CLEMSON, South Carolina — New research exploring media coverage of a Russian doping scandal reveals how extensive reporting might have motivated cyberattacks aimed at affecting the 2016 U.S. presidential election. The research, published in Communication and Sport, examines journalistic and political fallout resulting from coverage of a scandal that tarnished Russia’s reputation in international sport.

Bryan Denham, chair of Clemson’s communication department and Campbell Professor of Sports Communication, who authored the article, said the situation serves as a prime example of how negative international press potentially can affect policy and political decisions. Denham said these negative reports hit Russian President Vladimir Putin especially hard because of his belief that success in sport symbolizes the power of a nation.

“The negative coverage called into question some of the political moves Putin and the Russian government made following the 2014 Winter Olympics in Sochi,” Denham said. “The fact that a former Russian official went public on the front page of The New York Times seemed to anger the Russian president and his ministers more than anything else.”

That former official was Grigory Rodchenkov, a chemist and former director of the Russian Anti-Doping Agency, who was the subject of a November 2015 report from the World Anti-Doping Agency. The report alleged Rodchenkov and his associates had designed a sophisticated doping program for Russian athletes, including those who competed in the 2014 Sochi Winter Olympics.

Russia won the most medals in Sochi, and shortly after the 2014 Winter Games, Putin capitalized on his popularity and ordered military forces to invade Ukraine, ultimately annexing the Crimean Peninsula. He also defied the West with actions in Syria.

Given the political volatility of the 2015 World Anti-Doping Agency report, Rodchenkov feared retribution and fled Russia for the U.S., eventually electing to go public in The New York Times. In a 2016 Times exposé, he discredited the performance of Russian athletes who competed in Sochi. According to Denham’s article, there was an eight-fold increase in references to Russian doping practices in The New York Times from 2015 to 2016, but reports were not exclusive to that newspaper.

“References to Rodchenkov and The New York Times exposé began to appear consistently in other news outlets as well,” Denham said. “For Russian officials, recurring references to the scandal may have seemed like a campaign to discredit both athletes and political leaders.”

Denham said that approximately one month following the May 2016 Times report on Rodchenkov, a computer hacker known as Guccifer 2.0 claimed credit for having breached the network of the Democratic National Committee. Additionally, after an investigation spurred by The New York Times resulted in more than 100 Russian athletes missing the 2016 Rio Summer Olympics, a group of hackers known as Fancy Bear exposed the medical files of U.S. athletes Simone Biles and Serena Williams.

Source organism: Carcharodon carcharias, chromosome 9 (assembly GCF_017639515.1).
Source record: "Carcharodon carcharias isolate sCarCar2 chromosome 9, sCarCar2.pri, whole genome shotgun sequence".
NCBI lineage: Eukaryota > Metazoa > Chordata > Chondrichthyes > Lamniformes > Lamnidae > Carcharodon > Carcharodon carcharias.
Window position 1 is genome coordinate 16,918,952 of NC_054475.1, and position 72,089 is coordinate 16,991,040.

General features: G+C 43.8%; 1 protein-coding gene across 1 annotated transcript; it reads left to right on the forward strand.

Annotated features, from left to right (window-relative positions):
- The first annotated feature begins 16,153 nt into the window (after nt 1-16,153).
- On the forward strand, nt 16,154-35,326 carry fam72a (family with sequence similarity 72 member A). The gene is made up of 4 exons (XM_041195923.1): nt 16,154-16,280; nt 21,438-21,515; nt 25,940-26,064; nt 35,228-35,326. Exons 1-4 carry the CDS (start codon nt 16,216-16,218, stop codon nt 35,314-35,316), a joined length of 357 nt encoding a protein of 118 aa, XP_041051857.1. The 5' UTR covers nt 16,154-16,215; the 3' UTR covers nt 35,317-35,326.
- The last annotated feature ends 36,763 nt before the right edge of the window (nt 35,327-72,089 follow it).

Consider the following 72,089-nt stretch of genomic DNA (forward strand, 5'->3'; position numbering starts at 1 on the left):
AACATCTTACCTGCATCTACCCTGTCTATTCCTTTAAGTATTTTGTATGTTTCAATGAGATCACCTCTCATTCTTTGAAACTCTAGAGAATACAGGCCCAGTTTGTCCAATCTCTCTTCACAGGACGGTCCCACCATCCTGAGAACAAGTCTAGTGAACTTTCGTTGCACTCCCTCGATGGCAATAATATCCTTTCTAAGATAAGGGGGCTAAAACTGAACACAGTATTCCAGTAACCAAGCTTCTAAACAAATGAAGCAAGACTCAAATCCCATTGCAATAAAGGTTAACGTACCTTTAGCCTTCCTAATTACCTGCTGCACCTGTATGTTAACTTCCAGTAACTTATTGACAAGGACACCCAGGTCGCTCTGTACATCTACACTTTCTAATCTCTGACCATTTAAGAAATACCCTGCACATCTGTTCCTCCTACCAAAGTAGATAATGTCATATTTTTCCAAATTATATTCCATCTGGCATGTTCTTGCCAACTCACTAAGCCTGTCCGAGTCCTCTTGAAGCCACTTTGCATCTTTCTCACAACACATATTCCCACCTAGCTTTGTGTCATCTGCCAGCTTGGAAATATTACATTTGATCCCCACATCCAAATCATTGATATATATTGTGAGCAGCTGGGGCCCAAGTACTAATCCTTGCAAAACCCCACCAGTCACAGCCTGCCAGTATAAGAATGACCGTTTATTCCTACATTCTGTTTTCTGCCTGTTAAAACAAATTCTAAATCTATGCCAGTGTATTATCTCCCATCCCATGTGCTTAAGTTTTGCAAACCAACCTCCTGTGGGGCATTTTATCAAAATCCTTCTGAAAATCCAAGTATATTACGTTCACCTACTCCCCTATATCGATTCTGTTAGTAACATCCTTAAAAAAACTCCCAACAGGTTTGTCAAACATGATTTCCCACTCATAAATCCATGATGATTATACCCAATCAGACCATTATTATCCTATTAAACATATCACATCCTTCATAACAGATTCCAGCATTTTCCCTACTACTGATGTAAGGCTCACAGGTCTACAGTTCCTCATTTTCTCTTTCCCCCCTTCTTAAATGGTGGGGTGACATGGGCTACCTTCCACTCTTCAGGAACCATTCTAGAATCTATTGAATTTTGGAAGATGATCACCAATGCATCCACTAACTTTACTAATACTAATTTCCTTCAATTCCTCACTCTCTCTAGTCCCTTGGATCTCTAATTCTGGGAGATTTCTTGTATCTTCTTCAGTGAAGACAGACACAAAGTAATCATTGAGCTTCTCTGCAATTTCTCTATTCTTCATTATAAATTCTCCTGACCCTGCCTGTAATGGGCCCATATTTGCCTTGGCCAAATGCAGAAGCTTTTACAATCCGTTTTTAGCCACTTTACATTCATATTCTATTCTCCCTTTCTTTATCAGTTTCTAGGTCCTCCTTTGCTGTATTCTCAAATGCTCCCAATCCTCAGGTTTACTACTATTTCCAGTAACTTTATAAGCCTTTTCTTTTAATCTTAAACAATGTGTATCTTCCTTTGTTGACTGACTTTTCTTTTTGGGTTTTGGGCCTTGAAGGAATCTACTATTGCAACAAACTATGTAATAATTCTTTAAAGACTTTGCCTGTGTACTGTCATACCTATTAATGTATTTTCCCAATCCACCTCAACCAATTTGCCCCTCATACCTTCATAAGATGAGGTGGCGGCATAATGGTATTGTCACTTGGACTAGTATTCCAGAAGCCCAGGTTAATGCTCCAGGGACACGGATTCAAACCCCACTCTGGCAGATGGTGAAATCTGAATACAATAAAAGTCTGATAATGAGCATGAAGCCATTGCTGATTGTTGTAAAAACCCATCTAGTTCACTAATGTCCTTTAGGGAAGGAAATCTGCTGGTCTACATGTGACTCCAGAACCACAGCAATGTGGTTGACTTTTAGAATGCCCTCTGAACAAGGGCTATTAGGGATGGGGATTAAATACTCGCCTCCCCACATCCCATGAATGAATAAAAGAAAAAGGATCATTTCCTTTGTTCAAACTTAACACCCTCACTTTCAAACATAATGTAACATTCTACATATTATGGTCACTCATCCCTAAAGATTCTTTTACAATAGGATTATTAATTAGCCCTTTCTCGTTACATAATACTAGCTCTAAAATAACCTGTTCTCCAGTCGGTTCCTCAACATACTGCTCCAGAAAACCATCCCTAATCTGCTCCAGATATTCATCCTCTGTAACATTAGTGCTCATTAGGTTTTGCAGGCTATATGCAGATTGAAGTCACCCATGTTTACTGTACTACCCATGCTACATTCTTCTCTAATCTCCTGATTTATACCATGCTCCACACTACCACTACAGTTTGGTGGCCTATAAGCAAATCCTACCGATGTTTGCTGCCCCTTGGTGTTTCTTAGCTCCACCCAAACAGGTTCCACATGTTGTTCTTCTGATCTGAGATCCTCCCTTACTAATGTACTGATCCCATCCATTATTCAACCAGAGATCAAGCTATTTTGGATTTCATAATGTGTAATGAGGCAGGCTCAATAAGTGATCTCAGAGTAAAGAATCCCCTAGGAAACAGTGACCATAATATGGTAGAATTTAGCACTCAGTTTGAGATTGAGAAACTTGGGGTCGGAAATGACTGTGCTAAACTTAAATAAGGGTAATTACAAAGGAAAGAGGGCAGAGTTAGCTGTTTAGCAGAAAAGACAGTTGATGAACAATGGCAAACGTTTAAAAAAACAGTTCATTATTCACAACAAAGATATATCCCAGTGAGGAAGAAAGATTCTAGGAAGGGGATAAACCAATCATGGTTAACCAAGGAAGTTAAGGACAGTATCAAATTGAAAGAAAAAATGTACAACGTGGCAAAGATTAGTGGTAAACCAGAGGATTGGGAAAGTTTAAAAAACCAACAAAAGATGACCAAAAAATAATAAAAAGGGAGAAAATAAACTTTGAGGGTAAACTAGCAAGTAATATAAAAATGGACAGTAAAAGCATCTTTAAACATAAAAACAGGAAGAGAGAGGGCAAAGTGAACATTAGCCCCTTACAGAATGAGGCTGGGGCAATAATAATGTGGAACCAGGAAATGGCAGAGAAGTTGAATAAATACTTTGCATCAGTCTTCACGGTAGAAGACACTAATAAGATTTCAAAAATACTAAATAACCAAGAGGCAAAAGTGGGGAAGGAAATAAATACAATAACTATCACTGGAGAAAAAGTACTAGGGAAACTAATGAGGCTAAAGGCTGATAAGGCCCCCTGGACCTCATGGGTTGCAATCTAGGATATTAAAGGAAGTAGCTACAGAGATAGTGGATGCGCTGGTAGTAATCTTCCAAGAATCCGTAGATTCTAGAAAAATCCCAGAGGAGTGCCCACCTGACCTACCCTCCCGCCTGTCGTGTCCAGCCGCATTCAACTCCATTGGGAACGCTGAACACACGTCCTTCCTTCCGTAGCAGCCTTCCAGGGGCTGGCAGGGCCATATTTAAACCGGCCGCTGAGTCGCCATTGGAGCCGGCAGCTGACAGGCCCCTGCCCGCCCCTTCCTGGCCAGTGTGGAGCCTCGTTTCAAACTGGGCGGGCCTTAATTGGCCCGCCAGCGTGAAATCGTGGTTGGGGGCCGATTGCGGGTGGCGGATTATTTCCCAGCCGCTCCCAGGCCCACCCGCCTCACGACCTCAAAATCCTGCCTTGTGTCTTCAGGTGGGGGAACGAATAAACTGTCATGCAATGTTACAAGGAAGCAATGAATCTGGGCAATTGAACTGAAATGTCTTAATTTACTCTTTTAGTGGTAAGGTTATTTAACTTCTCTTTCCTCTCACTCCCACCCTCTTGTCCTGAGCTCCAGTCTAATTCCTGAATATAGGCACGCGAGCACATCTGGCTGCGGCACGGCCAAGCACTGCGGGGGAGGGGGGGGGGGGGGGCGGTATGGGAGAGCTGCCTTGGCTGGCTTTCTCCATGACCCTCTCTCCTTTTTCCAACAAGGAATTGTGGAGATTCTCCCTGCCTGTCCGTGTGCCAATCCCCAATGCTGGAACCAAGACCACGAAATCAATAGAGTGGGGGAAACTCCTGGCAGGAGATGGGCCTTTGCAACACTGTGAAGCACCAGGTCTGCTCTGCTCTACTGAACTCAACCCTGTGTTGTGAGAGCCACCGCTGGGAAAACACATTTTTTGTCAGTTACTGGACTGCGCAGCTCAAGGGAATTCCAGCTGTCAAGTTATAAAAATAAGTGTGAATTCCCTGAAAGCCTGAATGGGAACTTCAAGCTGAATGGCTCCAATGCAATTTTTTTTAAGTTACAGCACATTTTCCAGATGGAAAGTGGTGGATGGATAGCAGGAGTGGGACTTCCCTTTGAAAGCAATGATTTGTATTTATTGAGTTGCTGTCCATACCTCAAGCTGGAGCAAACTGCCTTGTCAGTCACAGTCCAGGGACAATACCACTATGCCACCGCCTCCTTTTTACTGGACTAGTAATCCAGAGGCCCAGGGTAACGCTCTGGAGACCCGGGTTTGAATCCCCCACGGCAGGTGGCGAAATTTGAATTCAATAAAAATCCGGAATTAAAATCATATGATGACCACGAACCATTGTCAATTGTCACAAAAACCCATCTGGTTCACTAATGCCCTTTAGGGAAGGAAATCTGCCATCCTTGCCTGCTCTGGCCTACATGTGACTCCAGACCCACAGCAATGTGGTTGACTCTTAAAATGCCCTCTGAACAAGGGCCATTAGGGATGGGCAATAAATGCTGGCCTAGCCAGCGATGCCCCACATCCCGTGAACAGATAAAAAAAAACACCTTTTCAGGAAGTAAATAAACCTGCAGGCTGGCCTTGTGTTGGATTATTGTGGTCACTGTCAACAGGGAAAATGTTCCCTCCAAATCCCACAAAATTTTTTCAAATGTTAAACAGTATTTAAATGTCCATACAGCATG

However, news of a state-sponsored doping program in Russia actually did not originate in the United States. Denham said the news emerged on German public television in 2014. Documentarian Hajo Seppelt worked with two Russian whistleblowers, Vitaly Stepanov and Yuliya Stepanova, to expose systemic doping. The documentary, which did not receive attention in the U.S., led the World Anti-Doping Agency to begin investigating, and it ultimately led to Rodchenkov fleeing Russia.

As it happened, another documentary filmmaker, Bryan Fogel, helped Rodchenkov arrange a departing flight. Fogel kept cameras rolling as Rodchenkov effectively snuck out of Russia and he also recorded Rodchenkov meeting with reporters at The New York Times. The final product of his work, “Icarus,” premiered at the 2017 Sundance Film Festival. It went on to win the Oscar for Best Documentary Feature at the recent Academy Awards ceremony.

“Icarus” was not the only big release in 2017. In January, a report from the United States National Intelligence Council concluded that high-profile doping charges were indeed one cause of the 2016 election cyberattacks. Denham said that although news coverage on these doping charges did not originate in the U.S., the extensive follow up from U.S. news sources could be felt in Russia’s response.

“Accurate, in-depth reporting wasn’t the cause of the cyberattacks on the U.S., but it can be argued that it elevated Russia’s response to the point that the response may have affected the presidential election,” Denham said.